Yang Nam-ho’s brass spoon

I am now aged 76,
and now may be the time to let it go.

Steam rises, just like a sigh, just like the incense smoke.
The spoon next to it resembles the lonely man who died alone.
His wife served meals on the table for the missing soul.
The bowl was heaped three times a day with newly cooked rice
for 30 years until she heard her husband had died in jail.

At the age of 27, Moon Im-saeng (Yang’s mother) was separated from her husband. This brass spoon was the only one Moon ever used. It was even the spoon she used for her last meal.

All of her family used these pots and dishes when hiding on Mt. Hallasan to avoid being killed during suppression operations by the counterinsurgency forces.

Yang Nam-ho
“Since childhood, I have lived with the memory of 4·3. When I was six, some state forces burned the village of Ora. And my family, including my grandparents, my first uncle, my second uncle, my parents and I went up Mt. Hallasan to hide. Even after my relatives left the mountain, I stayed there with my mother a little longer. We used to wear gotgam bosi, a hat with earmuffs. Surviving the winter only with that hat, we cooked meals with these utensils. For four to five months, my mother repeatedly hiked up and down the mountain, carrying food we had hidden in the dark. After returning to the village, we still used these pots until I graduated from middle school.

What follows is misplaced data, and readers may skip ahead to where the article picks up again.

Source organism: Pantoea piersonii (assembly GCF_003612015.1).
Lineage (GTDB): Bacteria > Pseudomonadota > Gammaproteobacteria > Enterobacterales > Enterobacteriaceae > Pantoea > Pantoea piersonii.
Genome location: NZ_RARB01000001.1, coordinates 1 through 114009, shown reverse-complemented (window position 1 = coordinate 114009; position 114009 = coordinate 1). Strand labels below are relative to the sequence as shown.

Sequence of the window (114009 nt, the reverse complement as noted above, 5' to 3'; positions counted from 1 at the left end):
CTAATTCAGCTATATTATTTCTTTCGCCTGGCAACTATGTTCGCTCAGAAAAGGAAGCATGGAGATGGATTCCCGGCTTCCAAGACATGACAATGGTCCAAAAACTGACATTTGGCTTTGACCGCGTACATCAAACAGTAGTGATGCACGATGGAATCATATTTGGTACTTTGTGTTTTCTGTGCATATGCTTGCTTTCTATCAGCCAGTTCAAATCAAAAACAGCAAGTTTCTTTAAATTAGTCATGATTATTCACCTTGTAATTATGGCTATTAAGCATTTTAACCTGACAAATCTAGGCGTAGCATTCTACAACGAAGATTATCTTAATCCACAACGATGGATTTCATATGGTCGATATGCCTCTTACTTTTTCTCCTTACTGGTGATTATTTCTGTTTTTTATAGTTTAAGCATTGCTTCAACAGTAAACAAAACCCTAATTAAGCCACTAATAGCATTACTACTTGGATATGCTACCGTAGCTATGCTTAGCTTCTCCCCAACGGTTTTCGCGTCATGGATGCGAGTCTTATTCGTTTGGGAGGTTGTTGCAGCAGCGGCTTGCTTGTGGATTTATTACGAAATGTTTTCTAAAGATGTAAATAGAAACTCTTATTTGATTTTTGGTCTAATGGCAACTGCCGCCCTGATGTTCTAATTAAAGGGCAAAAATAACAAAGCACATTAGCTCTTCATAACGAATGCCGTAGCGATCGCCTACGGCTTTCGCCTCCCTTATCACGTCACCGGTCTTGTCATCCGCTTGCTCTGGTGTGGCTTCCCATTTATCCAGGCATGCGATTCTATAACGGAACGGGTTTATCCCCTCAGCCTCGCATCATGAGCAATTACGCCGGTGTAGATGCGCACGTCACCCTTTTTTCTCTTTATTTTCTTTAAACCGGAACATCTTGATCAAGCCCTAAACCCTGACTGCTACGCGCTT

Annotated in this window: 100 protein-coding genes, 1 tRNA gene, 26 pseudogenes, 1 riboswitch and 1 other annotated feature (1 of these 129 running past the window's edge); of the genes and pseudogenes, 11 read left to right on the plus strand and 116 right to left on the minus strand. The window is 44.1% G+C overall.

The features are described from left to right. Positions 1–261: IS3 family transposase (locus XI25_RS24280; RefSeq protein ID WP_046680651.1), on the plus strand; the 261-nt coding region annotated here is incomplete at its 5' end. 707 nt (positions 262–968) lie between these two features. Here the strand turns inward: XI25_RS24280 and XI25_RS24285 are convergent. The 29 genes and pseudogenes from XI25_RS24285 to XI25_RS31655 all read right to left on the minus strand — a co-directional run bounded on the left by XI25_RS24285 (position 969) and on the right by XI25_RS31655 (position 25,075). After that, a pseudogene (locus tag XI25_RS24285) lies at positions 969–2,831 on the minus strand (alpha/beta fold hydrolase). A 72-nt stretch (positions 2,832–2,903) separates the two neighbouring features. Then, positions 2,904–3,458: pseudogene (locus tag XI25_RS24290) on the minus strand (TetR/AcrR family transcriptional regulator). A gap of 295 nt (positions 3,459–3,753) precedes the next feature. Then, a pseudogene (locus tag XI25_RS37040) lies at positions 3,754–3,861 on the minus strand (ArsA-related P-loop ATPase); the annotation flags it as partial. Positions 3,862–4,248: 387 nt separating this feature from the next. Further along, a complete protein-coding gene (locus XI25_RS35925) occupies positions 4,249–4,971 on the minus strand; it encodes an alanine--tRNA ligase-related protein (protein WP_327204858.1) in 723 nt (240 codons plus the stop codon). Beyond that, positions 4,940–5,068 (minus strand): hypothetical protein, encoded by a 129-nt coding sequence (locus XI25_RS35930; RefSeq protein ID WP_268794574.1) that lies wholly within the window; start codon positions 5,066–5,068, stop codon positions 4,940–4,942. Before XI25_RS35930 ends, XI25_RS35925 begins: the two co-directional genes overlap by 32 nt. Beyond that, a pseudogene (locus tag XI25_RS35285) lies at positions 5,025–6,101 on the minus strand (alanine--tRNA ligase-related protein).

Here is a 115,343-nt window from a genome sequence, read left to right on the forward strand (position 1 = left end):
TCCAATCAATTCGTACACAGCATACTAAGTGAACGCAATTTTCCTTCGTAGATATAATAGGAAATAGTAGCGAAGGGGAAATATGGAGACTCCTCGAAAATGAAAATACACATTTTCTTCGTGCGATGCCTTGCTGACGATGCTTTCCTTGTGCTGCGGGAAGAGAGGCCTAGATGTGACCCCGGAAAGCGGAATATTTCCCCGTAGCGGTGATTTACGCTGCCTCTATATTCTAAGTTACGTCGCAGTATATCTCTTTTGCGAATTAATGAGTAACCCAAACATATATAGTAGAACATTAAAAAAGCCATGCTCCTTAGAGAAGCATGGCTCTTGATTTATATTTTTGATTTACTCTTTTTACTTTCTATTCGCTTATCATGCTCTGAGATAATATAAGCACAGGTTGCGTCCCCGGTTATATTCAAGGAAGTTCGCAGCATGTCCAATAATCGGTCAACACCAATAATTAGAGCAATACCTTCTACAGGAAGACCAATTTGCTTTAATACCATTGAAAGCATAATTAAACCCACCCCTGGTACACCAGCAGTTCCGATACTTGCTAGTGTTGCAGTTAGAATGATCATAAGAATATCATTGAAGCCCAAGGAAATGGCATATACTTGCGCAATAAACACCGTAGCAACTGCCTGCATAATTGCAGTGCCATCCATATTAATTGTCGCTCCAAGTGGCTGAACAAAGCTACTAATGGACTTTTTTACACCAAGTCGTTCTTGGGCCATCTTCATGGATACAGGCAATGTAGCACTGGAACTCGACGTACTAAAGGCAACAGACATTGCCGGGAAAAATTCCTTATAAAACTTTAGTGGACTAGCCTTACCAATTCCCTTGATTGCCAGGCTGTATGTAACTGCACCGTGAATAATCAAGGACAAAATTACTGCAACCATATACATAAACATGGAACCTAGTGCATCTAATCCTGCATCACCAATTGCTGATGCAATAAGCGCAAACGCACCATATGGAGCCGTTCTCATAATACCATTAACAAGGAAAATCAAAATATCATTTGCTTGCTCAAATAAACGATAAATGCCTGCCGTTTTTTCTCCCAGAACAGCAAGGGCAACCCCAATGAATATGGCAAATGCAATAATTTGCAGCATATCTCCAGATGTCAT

My mother loved my father very much. Until she passed away, she had her meals only with this brass spoon. Every day, she washed it carefully with rice straw and ashes. She kept it in the closet where she prepared the memorial table with food for my missing father for nearly 30 years until she finally heard that he had died in Daejeon prison. However, she had never let us prepare her birthday feast until she died in 2009. She used to say, ‘I was unable to prepare birthday meals for your grandparents. I don’t deserve to have mine prepared for me,’ or ‘It dates back to a long time ago. Even if you hear it now, would it bring back any of the dead victims?’


Looking at relics like this spoon, I cannot but feel sorry for my mother. I am now aged 76, and now may be the time to let it go.”